Summary: It's easy to say, "I love," but Paul challenges the Corinthian Christians to live out their love by giving freely and generously to those in need.

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2 Corinthians 8:1-15 “Genuine Love”


Most of the world knows that Facebook recently went public and that it’s founder, Mark Zuckerberg shortly after the Facebook event was married to Priscilla Chan. At $19 billion, many media personalities speculated about whether or not the couple had a pre-nuptial agreement. The Zuckerbergs have not confirmed or denied the presence of an agreement. What they have confirmed is that they have a relationship contract. Priscilla Chan famously detailed her requirements of Mark Zuckerberg in a relationship contract before moving to California to be with him. Notably, she requested 100 minutes of shared time (neither to be spent in his apartment or in the Facebook headquarters) per week. Additionally, she required one date night per week. It makes a lot of sense to place a specific time requirement on the CEO of a multi-billion-dollar company, but what about your relationship with a normal guy or gal?

The Zuckerbergs appear to have a new way of stating, “I love you.” Instead of “I love you here’s several billion dollars,” they have decided to say, “I love you, let’s spend quality time together.”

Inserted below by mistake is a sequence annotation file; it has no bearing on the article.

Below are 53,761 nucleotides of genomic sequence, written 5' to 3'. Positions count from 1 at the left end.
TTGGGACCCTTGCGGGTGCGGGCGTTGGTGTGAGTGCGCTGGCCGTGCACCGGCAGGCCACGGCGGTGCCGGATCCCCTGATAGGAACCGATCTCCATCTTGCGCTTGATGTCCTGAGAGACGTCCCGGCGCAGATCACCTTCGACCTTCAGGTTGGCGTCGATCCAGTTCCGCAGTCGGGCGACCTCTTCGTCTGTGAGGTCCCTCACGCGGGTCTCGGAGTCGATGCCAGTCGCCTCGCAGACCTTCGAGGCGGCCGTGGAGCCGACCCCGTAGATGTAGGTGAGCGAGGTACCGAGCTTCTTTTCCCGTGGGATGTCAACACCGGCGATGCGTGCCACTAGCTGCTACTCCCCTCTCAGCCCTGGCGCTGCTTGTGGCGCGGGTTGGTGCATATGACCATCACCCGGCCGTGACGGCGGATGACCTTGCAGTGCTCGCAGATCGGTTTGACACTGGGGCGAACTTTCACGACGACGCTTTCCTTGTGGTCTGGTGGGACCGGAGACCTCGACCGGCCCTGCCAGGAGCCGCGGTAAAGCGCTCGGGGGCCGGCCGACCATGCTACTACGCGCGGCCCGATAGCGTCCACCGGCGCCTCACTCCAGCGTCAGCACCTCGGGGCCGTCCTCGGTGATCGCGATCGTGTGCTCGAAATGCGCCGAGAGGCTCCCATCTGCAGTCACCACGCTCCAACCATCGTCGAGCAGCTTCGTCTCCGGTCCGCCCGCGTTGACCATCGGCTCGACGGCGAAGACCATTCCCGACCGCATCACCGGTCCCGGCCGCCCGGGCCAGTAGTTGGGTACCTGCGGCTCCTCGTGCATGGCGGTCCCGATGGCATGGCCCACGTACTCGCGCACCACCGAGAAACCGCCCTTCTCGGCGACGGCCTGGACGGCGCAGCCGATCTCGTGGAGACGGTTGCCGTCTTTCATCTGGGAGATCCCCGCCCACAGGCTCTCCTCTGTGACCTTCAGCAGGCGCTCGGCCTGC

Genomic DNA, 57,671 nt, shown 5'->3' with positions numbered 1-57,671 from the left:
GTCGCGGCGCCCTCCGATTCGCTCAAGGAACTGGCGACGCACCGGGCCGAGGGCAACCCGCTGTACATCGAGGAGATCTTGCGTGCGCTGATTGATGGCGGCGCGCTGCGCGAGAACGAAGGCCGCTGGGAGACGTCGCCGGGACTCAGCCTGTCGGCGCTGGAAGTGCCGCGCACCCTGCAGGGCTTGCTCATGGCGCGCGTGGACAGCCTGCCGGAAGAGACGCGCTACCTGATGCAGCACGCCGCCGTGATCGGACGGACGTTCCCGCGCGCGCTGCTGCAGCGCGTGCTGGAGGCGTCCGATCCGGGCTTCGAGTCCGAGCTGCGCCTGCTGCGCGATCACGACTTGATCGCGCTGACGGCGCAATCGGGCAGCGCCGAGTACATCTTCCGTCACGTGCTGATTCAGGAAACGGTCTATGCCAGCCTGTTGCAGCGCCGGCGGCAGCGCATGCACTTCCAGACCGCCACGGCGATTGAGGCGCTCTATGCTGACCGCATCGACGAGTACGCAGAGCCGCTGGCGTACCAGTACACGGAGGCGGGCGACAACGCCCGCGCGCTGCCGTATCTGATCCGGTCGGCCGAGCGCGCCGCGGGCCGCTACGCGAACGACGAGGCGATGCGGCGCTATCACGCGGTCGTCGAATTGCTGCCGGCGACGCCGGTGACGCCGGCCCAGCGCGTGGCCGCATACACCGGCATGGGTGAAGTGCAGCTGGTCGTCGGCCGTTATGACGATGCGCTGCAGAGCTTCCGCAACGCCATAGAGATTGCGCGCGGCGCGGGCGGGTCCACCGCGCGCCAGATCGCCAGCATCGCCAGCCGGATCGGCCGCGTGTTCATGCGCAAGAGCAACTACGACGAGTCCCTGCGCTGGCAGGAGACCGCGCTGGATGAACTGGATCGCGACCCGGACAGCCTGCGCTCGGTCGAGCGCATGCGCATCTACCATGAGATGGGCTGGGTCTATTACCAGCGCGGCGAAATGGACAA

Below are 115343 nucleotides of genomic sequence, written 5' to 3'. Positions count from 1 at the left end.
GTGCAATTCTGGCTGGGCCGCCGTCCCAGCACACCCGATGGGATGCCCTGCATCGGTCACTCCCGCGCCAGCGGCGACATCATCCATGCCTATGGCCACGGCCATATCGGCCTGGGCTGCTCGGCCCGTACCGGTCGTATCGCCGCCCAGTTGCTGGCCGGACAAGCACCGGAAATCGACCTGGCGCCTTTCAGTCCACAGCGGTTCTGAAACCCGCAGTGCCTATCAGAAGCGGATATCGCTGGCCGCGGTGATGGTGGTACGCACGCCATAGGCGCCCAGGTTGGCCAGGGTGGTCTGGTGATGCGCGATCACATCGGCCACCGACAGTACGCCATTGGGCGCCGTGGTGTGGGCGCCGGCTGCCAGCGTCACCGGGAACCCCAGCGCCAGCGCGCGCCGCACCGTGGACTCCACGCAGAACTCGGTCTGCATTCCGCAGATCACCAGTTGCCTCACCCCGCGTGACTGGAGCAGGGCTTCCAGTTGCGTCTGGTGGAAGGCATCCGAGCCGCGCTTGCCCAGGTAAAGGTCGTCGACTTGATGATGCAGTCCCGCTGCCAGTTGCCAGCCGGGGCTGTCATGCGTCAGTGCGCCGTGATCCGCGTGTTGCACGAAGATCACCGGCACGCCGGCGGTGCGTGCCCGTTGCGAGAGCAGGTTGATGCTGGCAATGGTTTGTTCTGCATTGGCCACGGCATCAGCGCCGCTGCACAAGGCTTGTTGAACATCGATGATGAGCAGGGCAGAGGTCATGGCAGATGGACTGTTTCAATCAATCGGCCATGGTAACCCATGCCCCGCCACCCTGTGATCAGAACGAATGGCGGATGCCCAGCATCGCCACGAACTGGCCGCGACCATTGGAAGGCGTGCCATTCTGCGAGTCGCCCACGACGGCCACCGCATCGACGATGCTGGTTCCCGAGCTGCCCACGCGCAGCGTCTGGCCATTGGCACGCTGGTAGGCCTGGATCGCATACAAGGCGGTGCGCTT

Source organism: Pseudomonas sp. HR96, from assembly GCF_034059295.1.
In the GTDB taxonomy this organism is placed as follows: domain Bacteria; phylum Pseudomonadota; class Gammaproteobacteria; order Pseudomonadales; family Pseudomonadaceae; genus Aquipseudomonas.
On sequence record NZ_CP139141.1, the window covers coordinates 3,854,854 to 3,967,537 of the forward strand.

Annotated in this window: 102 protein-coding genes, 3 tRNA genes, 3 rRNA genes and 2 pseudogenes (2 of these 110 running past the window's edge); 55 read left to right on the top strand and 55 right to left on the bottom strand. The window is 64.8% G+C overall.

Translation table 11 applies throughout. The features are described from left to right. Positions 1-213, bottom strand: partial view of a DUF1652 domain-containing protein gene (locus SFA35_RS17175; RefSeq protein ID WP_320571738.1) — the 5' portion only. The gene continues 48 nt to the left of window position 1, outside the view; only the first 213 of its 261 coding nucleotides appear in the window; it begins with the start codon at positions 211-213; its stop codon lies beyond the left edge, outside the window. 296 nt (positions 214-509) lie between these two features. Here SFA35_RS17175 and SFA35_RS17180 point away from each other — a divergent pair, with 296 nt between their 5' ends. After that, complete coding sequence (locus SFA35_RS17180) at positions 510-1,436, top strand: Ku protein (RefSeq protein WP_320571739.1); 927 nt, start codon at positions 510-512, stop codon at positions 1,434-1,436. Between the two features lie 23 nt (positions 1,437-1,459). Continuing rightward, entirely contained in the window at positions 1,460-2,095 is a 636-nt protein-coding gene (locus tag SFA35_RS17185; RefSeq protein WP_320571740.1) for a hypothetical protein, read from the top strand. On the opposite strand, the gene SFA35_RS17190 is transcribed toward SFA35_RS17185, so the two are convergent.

The question, “how do I show you that I love you?” is the question that is before us today as we continue to read Paul’s second letter to the Corinthians. Paul advocates that there are specific ways that we can demonstrate our love for God and for each other.


There is a frequently asked question, “Do you see the glass of water half empty or half full?” If you are an optimist you will say half full, and if you are a pessimist you will say half empty. I think if you are a Christian you will say, “The glass is overflowing.” Christians understand that God is a God of abundance.

• God’s abundance is shown by what abundance of manna that he provided for the Israelites during the Exodus.

• God’s abundance is seen in the feeding of the five thousand and the twelve baskets of left overs.

• God’s abundance is seen is in the abundance of dandelions, mosquitos, and rabbits that he provides.

• God’s abundance is demonstrated by the way in which God cares for us.

We have a battle on our hands however. Many of us by our words and actions do not believe that God is a God of abundance. We live in a culture that is built on consumption. Consumers believe that they need something more—a new car, a new pair of shoes, a new fishing lure, the latest techno gadget, etc. We need more because things are scarce and we don’t have enough. We accumulate because we wonder if there will be a time when we won’t be able to get more. Consumerism encourages us to act in opposition to the message of the gospel and the reality of God’s abundance.

This is not to say that we never by anything. It is to say that we question the voice within us that whispers that we don’t have enough and we need more.

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